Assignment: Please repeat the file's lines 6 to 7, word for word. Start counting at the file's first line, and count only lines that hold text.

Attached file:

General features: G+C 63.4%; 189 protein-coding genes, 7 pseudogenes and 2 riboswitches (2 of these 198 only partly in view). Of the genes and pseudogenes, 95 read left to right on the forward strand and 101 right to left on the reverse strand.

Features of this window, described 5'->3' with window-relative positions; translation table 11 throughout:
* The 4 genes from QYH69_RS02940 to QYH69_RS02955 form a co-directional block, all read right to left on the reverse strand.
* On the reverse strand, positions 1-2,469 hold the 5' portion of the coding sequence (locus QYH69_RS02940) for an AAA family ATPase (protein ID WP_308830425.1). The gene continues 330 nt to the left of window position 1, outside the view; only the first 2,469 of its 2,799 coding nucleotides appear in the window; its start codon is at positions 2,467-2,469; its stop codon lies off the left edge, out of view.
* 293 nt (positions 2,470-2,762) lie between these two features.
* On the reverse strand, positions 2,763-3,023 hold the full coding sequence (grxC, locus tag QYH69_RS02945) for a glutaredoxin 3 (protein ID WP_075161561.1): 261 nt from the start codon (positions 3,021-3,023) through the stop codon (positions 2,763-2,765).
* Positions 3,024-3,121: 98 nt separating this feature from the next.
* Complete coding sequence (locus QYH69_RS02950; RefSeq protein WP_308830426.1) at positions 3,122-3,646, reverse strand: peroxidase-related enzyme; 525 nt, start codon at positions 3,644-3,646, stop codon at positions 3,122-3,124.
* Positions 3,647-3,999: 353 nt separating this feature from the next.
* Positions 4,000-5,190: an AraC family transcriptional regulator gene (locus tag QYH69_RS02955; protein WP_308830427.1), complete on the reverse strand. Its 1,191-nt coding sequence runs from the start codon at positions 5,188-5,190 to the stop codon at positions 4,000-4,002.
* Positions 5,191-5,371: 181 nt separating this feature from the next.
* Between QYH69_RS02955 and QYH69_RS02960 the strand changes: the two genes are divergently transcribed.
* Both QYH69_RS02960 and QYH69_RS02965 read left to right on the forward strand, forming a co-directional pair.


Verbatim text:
* On the reverse strand, positions 2,763-3,023 hold the full coding sequence (grxC, locus tag QYH69_RS02945) for a glutaredoxin 3 (protein ID WP_075161561.1): 261 nt from the start codon (positions 3,021-3,023) through the stop codon (positions 2,763-2,765).
* Positions 3,024-3,121: 98 nt separating this feature from the next.